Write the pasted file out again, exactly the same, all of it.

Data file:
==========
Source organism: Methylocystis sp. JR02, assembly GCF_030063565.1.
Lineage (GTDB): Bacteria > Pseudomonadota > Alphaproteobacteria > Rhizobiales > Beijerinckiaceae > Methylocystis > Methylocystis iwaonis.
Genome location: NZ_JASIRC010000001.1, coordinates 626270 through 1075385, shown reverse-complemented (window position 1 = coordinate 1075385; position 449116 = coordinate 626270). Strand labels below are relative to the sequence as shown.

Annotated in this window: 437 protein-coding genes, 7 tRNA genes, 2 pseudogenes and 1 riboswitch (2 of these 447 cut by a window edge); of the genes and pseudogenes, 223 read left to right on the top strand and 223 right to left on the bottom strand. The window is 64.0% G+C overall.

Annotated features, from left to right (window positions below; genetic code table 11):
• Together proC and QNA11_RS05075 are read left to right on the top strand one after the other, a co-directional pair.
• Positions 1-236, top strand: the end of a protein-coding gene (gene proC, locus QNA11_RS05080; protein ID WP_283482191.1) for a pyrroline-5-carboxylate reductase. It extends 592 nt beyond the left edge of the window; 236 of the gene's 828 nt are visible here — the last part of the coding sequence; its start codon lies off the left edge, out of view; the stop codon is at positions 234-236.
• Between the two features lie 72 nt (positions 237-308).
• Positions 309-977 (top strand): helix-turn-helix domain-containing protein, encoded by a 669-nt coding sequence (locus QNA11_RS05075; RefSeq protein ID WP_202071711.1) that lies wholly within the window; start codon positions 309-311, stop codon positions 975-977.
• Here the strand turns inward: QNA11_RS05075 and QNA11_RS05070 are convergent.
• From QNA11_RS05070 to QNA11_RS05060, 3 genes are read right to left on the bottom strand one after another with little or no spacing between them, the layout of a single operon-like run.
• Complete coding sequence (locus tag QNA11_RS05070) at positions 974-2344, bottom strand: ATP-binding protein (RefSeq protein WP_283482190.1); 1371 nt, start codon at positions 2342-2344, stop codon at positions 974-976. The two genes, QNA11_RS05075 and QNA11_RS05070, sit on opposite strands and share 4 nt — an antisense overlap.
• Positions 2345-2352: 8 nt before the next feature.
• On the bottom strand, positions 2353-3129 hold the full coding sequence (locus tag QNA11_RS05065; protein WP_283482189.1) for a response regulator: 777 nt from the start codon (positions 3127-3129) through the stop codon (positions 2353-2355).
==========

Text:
Source organism: Methylocystis sp. JR02, assembly GCF_030063565.1.
Lineage (GTDB): Bacteria > Pseudomonadota > Alphaproteobacteria > Rhizobiales > Beijerinckiaceae > Methylocystis > Methylocystis iwaonis.
Genome location: NZ_JASIRC010000001.1, coordinates 626270 through 1075385, shown reverse-complemented (window position 1 = coordinate 1075385; position 449116 = coordinate 626270). Strand labels below are relative to the sequence as shown.

Annotated in this window: 437 protein-coding genes, 7 tRNA genes, 2 pseudogenes and 1 riboswitch (2 of these 447 cut by a window edge); of the genes and pseudogenes, 223 read left to right on the top strand and 223 right to left on the bottom strand. The window is 64.0% G+C overall.

Annotated features, from left to right (window positions below; genetic code table 11):
• Together proC and QNA11_RS05075 are read left to right on the top strand one after the other, a co-directional pair.
• Positions 1-236, top strand: the end of a protein-coding gene (gene proC, locus QNA11_RS05080; protein ID WP_283482191.1) for a pyrroline-5-carboxylate reductase. It extends 592 nt beyond the left edge of the window; 236 of the gene's 828 nt are visible here — the last part of the coding sequence; its start codon lies off the left edge, out of view; the stop codon is at positions 234-236.
• Between the two features lie 72 nt (positions 237-308).
• Positions 309-977 (top strand): helix-turn-helix domain-containing protein, encoded by a 669-nt coding sequence (locus QNA11_RS05075; RefSeq protein ID WP_202071711.1) that lies wholly within the window; start codon positions 309-311, stop codon positions 975-977.
• Here the strand turns inward: QNA11_RS05075 and QNA11_RS05070 are convergent.
• From QNA11_RS05070 to QNA11_RS05060, 3 genes are read right to left on the bottom strand one after another with little or no spacing between them, the layout of a single operon-like run.
• Complete coding sequence (locus tag QNA11_RS05070) at positions 974-2344, bottom strand: ATP-binding protein (RefSeq protein WP_283482190.1); 1371 nt, start codon at positions 2342-2344, stop codon at positions 974-976. The two genes, QNA11_RS05075 and QNA11_RS05070, sit on opposite strands and share 4 nt — an antisense overlap.
• Positions 2345-2352: 8 nt before the next feature.
• On the bottom strand, positions 2353-3129 hold the full coding sequence (locus tag QNA11_RS05065; protein WP_283482189.1) for a response regulator: 777 nt from the start codon (positions 3127-3129) through the stop codon (positions 2353-2355).